A new test for detecting biomarkers for cancer and diabetes is more than 1000x more detailed and 100% faster than existing methods, report researchers. Named 2D Mass Spectrometry (2DMS), the test provides a new tool in the rapidly expanding field research into the structure and function of proteins: Proteomics.
Cancer usually begins in one location and then spreads, but in 3 percent to 5 percent of cancer patients, the tissue where a cancer begins is unknown. Family members of patients with cancers of unknown origin have a higher risk for getting those and other types of cancers, suggests a new study.
Pancreatic cancer tumors spill their molecular secrets into the blood stream, shedding their complete DNA and RNA wrapped inside protective lipid particles that make them ripe for analysis with a liquid biopsy, researchers at report.
A first-of-a-kind drug that interferes with the metabolic activity of gut microbes could one day treat heart disease in humans, according to a mouse study. Dietary supplementation with a compound that is naturally abundant in red wine and olive oil prevented gut microbes from turning unhealthy foods into metabolic byproducts that clog arteries.
Biologists have identified a network of proteins that guides neural synapse formation in Drosophila brains. They discovered that proteins from two different molecular subfamilies bind together selectively.
In recent decades much hope has been based on the development of personalized drug treatments, in which genetic tests determine the choice and optimal dose of medication for each individual patient. However, the real breakthrough is still to be seen, and now researchers show in two separate scientific papers that many more gene variants affect how a person responds to medication than previously thought – and thus that today’s analytical tools are too coarse.
Proteins are like bricks that form our cells and they are built by the orders given by our genetic material, DNA. In human diseases, eventually DNA alterations modify proteins and they don't do their normal function, either by excess or defect. But recently scientists have started to find alterations of proteins without an obvious damage of the gene that produces them.
A drug-like molecule can activate innate immunity and induce genes to control infection in a range of RNA viruses, including West Nile, dengue, hepatitis C, influenza A, respiratory syncytial, Nipah, Lassa and Ebola, according to new research.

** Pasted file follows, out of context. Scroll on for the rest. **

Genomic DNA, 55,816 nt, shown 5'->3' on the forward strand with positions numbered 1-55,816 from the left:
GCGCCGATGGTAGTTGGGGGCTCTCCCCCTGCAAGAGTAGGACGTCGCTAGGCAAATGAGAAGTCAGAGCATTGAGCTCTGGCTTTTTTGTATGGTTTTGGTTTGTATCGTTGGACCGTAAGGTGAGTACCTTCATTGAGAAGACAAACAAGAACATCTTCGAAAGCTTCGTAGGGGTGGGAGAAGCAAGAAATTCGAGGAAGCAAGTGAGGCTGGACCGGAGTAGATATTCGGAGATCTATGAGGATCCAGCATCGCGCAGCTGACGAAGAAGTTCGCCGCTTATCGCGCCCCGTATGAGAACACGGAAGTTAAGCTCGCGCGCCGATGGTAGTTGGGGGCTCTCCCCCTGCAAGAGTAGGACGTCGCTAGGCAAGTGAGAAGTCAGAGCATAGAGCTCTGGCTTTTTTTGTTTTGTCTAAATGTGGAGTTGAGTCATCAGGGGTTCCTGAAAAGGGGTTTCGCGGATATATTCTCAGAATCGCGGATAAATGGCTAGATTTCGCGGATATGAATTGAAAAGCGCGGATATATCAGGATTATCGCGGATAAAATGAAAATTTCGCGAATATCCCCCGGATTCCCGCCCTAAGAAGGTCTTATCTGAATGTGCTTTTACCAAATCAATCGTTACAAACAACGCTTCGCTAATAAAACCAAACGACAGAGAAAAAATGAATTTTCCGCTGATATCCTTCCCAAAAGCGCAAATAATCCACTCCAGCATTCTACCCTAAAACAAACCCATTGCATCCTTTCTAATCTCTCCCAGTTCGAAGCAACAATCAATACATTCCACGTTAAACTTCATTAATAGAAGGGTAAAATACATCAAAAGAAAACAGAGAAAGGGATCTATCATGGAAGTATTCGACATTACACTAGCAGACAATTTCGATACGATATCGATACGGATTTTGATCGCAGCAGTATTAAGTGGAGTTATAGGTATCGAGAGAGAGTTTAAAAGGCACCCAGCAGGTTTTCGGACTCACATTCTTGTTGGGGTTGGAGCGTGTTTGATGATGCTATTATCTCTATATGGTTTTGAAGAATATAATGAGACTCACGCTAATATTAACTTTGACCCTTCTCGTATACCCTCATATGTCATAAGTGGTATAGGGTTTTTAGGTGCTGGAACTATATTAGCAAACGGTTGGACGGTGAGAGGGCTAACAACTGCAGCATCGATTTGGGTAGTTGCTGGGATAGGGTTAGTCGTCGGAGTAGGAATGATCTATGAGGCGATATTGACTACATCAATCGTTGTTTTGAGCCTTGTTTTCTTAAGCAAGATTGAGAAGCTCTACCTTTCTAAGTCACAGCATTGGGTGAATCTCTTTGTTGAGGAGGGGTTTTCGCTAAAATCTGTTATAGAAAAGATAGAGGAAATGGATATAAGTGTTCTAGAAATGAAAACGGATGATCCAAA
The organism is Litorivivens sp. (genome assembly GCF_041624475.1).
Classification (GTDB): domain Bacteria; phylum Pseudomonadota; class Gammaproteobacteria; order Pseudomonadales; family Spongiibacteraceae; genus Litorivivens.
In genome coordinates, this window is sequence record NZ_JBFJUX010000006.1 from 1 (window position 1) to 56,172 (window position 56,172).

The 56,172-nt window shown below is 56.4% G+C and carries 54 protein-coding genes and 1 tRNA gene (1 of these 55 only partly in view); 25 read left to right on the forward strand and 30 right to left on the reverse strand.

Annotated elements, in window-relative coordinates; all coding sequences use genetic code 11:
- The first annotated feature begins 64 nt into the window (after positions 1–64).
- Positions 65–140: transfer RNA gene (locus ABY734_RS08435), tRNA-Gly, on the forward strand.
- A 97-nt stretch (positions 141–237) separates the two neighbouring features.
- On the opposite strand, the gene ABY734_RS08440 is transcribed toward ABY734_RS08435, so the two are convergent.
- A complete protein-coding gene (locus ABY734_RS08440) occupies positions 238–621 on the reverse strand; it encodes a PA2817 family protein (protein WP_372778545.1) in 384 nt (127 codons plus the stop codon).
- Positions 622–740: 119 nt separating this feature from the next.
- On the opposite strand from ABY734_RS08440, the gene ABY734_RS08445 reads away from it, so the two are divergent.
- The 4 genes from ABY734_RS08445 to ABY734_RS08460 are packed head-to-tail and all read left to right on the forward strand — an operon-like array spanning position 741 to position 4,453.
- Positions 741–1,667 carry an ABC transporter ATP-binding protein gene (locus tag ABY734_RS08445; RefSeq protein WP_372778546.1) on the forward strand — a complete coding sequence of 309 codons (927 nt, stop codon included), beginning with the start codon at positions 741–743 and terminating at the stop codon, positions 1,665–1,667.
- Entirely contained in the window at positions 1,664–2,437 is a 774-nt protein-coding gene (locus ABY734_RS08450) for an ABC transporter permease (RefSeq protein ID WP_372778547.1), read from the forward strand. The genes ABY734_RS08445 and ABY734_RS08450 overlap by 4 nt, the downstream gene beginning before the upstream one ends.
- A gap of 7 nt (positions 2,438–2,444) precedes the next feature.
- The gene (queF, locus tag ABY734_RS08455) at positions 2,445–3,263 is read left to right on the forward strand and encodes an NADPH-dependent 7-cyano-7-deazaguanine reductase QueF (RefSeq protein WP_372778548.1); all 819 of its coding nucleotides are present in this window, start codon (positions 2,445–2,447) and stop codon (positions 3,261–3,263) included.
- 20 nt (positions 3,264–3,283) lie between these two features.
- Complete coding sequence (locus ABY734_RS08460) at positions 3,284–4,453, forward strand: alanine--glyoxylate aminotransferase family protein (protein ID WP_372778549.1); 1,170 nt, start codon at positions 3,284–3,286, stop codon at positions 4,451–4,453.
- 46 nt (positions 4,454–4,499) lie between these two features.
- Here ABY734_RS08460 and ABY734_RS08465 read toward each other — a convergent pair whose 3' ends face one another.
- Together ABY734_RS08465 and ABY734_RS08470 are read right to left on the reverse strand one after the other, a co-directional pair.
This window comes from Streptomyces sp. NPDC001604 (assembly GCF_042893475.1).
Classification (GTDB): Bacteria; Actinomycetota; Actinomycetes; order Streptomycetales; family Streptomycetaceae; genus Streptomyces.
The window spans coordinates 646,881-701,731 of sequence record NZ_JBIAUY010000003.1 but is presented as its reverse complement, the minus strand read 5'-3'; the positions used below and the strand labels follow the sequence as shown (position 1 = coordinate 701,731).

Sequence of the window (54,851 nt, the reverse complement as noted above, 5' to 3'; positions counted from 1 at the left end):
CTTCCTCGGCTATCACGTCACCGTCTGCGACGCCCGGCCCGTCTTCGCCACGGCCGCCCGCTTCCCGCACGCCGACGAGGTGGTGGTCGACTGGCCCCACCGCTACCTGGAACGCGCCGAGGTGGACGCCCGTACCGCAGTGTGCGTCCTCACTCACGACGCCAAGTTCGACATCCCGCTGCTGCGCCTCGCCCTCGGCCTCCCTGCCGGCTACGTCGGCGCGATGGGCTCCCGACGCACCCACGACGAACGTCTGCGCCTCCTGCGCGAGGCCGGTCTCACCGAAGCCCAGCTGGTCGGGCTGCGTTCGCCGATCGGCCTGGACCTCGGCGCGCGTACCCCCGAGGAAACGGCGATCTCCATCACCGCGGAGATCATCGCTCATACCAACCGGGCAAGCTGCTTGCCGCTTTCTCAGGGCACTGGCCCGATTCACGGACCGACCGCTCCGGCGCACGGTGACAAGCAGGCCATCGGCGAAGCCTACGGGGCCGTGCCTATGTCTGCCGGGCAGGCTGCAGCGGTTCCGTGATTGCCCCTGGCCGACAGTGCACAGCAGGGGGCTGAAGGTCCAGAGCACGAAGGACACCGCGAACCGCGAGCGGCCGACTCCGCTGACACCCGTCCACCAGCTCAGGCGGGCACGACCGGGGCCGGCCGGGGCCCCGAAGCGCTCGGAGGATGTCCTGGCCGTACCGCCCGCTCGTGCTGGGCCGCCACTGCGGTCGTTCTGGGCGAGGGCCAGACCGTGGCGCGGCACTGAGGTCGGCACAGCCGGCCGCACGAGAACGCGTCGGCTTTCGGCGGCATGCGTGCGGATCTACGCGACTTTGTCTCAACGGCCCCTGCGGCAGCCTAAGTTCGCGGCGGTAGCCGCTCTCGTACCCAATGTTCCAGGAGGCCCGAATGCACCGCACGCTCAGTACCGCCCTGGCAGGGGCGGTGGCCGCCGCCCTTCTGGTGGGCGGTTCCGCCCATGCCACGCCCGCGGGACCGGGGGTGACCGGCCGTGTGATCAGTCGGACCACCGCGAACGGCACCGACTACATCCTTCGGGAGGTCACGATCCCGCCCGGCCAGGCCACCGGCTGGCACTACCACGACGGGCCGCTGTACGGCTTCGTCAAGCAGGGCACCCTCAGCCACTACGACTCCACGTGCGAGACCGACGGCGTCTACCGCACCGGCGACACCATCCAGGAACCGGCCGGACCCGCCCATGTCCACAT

An MRI contrast agent that can pass through the blood-brain barrier will allow doctors to detect deadly brain tumors called gliomas earlier, say researchers. This ability opens the door to make this fatal cancer treatable.
The role sphingolipids play in the death of cancer cells is now better understood, thanks to a recent study. The research traces how levels of various sphingolipids spike inside cancer cells when the cells are undergoing a highly organized form of cellular death called apoptosis.
Genetically identical sibling cells do not always behave the same way. So far this has been attributed to random molecular reactions. Now systems biologists have discovered an overlooked consequence of the spatial separation of cells into a nucleus and a cytoplasm. Building on top of this insight they could predict with supercomputers the activity of genes in individual human cells.
Integrins help cells communicate with and adapt to their environment. Also cancer cells depend on their properties to survive and spread throughout the body. Now scientists have successfully developed a small, highly active molecule that binds to a specific integrin that operates in many types of cancer. In the future it may allow patient-specific diagnoses and subsequent targeted treatment of tumor cells.
Una parte de la resistencia a los antibióticos de las bacterias patógenas se debe al uso de antibióticos de amplio espectro en las primeras etapas de la infección porque no se ha conseguido determinar qué especie concreta es la causante.
The mechanism by which tumor cells elevate levels of MDM4, a protein that is highly expressed in cancer cells but not in normal adult tissues, has been revealed by researchers. The team has also found that the mechanism can be interfered with antisense oligonucleotides to suppress cancer growth.
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